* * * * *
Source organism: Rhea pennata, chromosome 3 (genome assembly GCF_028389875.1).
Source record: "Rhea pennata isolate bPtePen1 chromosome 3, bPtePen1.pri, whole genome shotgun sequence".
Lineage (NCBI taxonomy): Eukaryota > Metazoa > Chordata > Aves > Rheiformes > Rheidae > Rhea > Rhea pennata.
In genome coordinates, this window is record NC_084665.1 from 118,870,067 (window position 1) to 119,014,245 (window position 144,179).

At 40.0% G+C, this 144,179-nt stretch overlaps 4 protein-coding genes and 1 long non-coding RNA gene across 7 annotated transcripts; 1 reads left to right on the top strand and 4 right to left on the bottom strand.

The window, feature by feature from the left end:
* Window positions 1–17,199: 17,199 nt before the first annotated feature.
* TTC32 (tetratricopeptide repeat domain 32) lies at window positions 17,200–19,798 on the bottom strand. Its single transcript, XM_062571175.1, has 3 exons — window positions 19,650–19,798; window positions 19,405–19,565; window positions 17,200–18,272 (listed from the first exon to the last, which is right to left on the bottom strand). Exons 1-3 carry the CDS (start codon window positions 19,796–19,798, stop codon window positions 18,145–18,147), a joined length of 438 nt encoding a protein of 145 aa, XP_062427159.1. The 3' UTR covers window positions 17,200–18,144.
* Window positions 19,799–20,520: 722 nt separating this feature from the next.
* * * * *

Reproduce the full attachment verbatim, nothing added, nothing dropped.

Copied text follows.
Source organism: Rhea pennata, chromosome 3 (genome assembly GCF_028389875.1).
Source record: "Rhea pennata isolate bPtePen1 chromosome 3, bPtePen1.pri, whole genome shotgun sequence".
Lineage (NCBI taxonomy): Eukaryota > Metazoa > Chordata > Aves > Rheiformes > Rheidae > Rhea > Rhea pennata.
In genome coordinates, this window is record NC_084665.1 from 118,870,067 (window position 1) to 119,014,245 (window position 144,179).

At 40.0% G+C, this 144,179-nt stretch overlaps 4 protein-coding genes and 1 long non-coding RNA gene across 7 annotated transcripts; 1 reads left to right on the top strand and 4 right to left on the bottom strand.

The window, feature by feature from the left end:
* Window positions 1–17,199: 17,199 nt before the first annotated feature.
* TTC32 (tetratricopeptide repeat domain 32) lies at window positions 17,200–19,798 on the bottom strand. Its single transcript, XM_062571175.1, has 3 exons — window positions 19,650–19,798; window positions 19,405–19,565; window positions 17,200–18,272 (listed from the first exon to the last, which is right to left on the bottom strand). Exons 1-3 carry the CDS (start codon window positions 19,796–19,798, stop codon window positions 18,145–18,147), a joined length of 438 nt encoding a protein of 145 aa, XP_062427159.1. The 3' UTR covers window positions 17,200–18,144.
* Window positions 19,799–20,520: 722 nt separating this feature from the next.